Estate planning requires an integrated approach to ensure that different parts work together. The Revocable Living Trust, Will, Power of Attorney, and Advance Health Care Directive should be written in consideration of how they will function together in overlapping situations.
The Living Trust, the centerpiece of most estate planning, and the Power of Attorney have overlapping purposes: to provide for the settlor’s personal care (either at home or elsewhere); to assist the settlor to remain at home; to support the settlor’s dependents while the settlor is incapacitated; and, sometimes, to make lifetime gifts to qualify the settlor as eligible for needs based government benefits.
Whereas the Trustee controls and uses the trust assets to further the trust’s purposes, the Agent acts, within the scope of his or her delegated authority, to manage a person’s financial and legal affairs on a day to day basis. The Agent, for example, will sign personal care contracts and admission papers to admit a person into a skilled nursing facility. The Trustee will then use assets to pay the expenses.
A Power of Attorney and an Advance Health Care Directive also overlap. The Agent under the Advance Health Care Directive makes health care decisions that create expenses to be paid by the Agent, who in turn may also seek financial support from the Trustee.
The Agent under the Advance Health Care Directive may also be the person who obtains a physician’s Certificate of Incapacity necessary to commence authority for another person to act, on behalf of the incapacitated person, either as the Agent and/or as the Trustee.
Often the same person acts in each of these various fiduciary capacities (i.e., as the legal representative). The same person avoids possible conflict when different individuals have separate legal authorities but are unable to cooperate together.
In second marriages, however, a married person may still want different individuals. They may nominate their spouse to be their Agent under the Power of Attorney and Advance Health Care Directive – to manage the day to day operating financial, legal and health care decisions – but nominate an adult child as the Trustee to control their Trust assets where the bulk of their estate is contained.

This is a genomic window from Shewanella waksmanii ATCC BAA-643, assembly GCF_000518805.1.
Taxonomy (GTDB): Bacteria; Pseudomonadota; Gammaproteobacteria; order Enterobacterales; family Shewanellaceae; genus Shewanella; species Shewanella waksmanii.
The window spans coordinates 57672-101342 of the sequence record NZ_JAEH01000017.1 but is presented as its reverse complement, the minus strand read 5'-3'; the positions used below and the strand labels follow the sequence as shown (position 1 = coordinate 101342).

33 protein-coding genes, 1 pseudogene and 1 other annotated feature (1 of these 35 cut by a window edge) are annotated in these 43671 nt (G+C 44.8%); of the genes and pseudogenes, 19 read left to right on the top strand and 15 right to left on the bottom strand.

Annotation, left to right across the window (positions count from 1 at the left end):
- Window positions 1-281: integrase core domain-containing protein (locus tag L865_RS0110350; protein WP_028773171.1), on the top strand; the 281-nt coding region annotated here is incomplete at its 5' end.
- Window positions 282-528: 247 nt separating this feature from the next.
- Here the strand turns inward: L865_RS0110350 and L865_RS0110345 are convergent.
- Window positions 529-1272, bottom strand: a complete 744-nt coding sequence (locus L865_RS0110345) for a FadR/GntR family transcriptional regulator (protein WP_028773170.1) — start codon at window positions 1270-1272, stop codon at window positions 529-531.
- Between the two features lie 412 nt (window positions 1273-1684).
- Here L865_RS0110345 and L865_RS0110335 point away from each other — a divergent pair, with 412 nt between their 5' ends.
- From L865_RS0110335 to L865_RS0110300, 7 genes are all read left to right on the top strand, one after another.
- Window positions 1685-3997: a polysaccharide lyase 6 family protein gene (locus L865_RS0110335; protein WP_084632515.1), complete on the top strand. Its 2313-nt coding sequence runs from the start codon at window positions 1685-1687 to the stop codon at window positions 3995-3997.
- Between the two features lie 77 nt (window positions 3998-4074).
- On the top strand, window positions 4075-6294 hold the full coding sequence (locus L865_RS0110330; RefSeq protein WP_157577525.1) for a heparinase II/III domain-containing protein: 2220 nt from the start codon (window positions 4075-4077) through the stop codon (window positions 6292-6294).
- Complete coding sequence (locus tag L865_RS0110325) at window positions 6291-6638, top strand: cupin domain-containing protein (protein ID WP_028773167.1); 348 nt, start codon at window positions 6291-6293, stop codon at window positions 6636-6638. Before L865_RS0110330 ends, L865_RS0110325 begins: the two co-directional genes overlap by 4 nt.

When different persons are involved it is important to consider areas of possible disagreements amongst them and to address them.
Thus, the Trust may require the Trustee to pay for the Settlor’s personal care and living expenses which the Agent has approved. Likewise, the Trust may require that that the Trustee transfer an incapacitated spouse’s ownership interests to their well spouse in order to qualify the incapacitated spouse to receive Medi-Cal for residential skilled nursing care.
A person’s Will must take the person’s Living Trust into consideration. Often, but not always, the Will leaves everything (or almost everything) to the Trust for unified administration under the Trust. Moreover, married people through their Wills often give their surviving spouse complete authority to change designated death beneficiaries to inherit the deceased spouse’s one-half community property interest in any life insurance on the surviving spouse’s life and retirement plans where the surviving spouse contributed marital earnings.
In addition, limitations on one’s estate planning options are to be found in various non-estate planning documents — such as premarital and post marital agreements, dissolution orders, and business succession agreements. These must also be considered when drafting the estate planning documents. For example, a business succession plan that requires a buy-back of a deceased partner’s equity in a business will prevent a partner from gifting their share of the business in their estate plan.
Estate planning has many potential pitfalls, only some of which we have considered, for the unwary. Hiring a qualified estate planning attorney to draft estate planning documents that integrate all relevant factors may avoid these pitfalls.